The Bible teaches we should never compare ourselves with others because it is not wise (2 Corinthians 10:12); neither then should we compare people with other people. Each person has certain strengths of character. Each one excels in some area. Each person is important and valuable to God. Each person has a contribution to make to the world.
Jacob was wrong in showing partiality and we must be careful to see to it that we do not do the same.


Cappuccino cup "Web"

Timeless or Trendy?

By Pastor Greg Wilt

“I pray not that thou shouldest take them out of the world, but that thou shouldest keep them from the evil. They are not of the world, even as I am not of the world.” John 17:15-16

Places like shopping malls, restaurants, and coffee houses are trendy. Being trendy helps increase “the bottom line” for businesses that thrive on the cutting edge of our ever evolving culture.

With the forceful current of constant change in trends sweeping over every other part of our lives, we have the need to connect with something more enduring and firm. That is one of the reasons God established the church. The church is the earthly representation of the Eternal Kingdom and the ageless truths of God and His Word. Because of this, there is no need for the church to imitate the trends in culture.

In this day and age, many have put a great emphasis on creating an atmosphere in church that mirrors the current likes and dislikes of society. Rather than basing our worship on what society dictates perhaps it would be better for us to adopt an “in the world but not of the world” mentality and take some time to prayerfully consider what God thinks, wants, and feels when it comes to worshiping Him.

The Bible teaches that the believer is to “…keep himself unspotted from the world….” (James 1:27). Believers make up the church and so it only follows that the assembling of the church should be different than other places where people gather in the world. Church should feel like church. It shouldn't resemble a rock concert, comedy club, or motivational seminar. The place where the church assembles is commonly referred to as a sanctuary. Church is a safe haven, oasis, and retreat from the world. That does not mean that church is "old-fashioned," it's more like "timeless" – as timeless as God and the truths of His Word.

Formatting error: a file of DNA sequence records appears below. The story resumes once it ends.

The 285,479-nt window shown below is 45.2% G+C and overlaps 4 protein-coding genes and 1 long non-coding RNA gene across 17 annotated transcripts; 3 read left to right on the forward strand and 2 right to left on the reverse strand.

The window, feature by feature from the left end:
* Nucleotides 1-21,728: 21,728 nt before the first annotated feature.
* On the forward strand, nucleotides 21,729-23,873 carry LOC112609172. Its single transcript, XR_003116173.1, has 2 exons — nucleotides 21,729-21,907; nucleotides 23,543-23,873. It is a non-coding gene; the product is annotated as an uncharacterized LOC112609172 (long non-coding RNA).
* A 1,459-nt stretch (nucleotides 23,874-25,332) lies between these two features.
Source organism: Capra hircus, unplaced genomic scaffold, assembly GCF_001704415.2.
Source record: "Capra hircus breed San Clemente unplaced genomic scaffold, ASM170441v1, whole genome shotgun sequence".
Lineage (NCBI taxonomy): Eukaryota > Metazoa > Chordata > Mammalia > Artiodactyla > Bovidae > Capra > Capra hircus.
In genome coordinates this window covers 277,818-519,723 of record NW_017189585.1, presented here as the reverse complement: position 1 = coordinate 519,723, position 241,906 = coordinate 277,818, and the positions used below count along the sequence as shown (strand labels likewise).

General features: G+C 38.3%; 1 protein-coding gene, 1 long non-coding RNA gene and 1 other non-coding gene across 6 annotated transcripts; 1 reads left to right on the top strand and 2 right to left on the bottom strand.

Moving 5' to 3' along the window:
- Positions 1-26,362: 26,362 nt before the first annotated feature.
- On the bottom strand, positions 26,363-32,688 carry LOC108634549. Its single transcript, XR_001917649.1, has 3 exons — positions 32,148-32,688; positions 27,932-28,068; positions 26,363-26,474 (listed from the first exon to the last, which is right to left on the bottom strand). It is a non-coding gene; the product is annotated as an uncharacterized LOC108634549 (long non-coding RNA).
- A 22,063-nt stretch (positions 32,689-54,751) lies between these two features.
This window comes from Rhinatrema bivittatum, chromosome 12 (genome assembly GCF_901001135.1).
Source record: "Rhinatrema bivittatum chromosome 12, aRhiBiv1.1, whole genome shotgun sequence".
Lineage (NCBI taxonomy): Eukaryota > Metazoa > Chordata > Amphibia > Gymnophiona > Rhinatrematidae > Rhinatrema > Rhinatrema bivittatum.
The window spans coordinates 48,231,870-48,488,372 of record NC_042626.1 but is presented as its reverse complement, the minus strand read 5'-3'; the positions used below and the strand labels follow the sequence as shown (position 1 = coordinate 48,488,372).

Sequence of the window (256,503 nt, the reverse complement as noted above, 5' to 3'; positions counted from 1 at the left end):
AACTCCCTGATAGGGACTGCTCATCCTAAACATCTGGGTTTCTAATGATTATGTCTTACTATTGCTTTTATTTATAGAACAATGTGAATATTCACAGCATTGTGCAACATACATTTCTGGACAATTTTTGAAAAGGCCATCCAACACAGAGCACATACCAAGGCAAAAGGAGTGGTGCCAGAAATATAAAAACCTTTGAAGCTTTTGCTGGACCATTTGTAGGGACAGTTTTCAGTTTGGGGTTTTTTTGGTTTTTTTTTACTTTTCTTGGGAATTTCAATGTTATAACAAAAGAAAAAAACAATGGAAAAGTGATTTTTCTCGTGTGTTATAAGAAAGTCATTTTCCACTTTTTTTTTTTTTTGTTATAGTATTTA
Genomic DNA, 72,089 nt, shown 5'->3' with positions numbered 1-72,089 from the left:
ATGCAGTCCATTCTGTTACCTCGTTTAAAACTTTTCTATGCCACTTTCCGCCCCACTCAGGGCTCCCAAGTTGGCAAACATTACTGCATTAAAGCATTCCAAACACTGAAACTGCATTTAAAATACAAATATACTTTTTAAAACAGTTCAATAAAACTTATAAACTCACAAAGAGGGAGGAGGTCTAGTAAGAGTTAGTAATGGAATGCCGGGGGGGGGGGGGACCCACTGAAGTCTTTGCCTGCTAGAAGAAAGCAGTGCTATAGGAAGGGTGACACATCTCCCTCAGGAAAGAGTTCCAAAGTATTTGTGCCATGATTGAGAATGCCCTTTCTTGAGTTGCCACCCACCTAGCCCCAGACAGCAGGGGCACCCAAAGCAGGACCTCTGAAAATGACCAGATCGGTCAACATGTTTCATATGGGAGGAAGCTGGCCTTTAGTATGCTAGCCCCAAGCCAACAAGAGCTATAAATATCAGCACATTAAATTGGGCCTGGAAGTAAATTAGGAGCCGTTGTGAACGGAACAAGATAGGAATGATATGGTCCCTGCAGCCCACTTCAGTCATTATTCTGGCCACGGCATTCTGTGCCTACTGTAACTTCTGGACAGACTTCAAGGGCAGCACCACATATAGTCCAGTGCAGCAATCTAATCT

TriatlonPersonal Discipline

By Pastor Greg Wilt

“He that hath no rule over his own spirit is like a city that is broken down, and without walls.” Proverbs 25:28

Personal Discipline is the outworking of the more basic principle of doing right. On a practical level, doing right is doing as we ought to do. Personal discipline is the engine that pulls the train of character, and, in the specific case of the believer, the engine that pulls the train of Christian character. We will rarely do as we ought to do until we discipline ourselves to do what is right.

There are various “small” compromises which can effectively ruin a believer’s influence. A large portion of those “flies in the ointment” (Ecclesiastes 10:1) are directly related to a lack of personal discipline in the various aspects of a believer’s life.

One of the ways that the principle of personal discipline is illustrated in the Bible is in the comparison of the Christian life to a marathon (1 Corinthians 9:24). To run 26-plus miles requires a tremendous amount of personal discipline. Marathoners must work out strenuously on a consistent basis for an extended period of time preceding the big race. They must discipline their eating habits. They must discipline their minds to resist pain and exhaustion. In the final hours before the race, they must discipline their sleep, hydration, and carbohydrate intake. It is self-inflicted torture for a vast majority whose goal is not to win the race but to simply finish the course.

Personal discipline is necessary in a believer’s intent, attitude, and actions. It is the invisible secret to good Christian character in general, and finishing the course with joy in particular.


runner corrGoing the Extra Mile

By Pastor Greg Wilt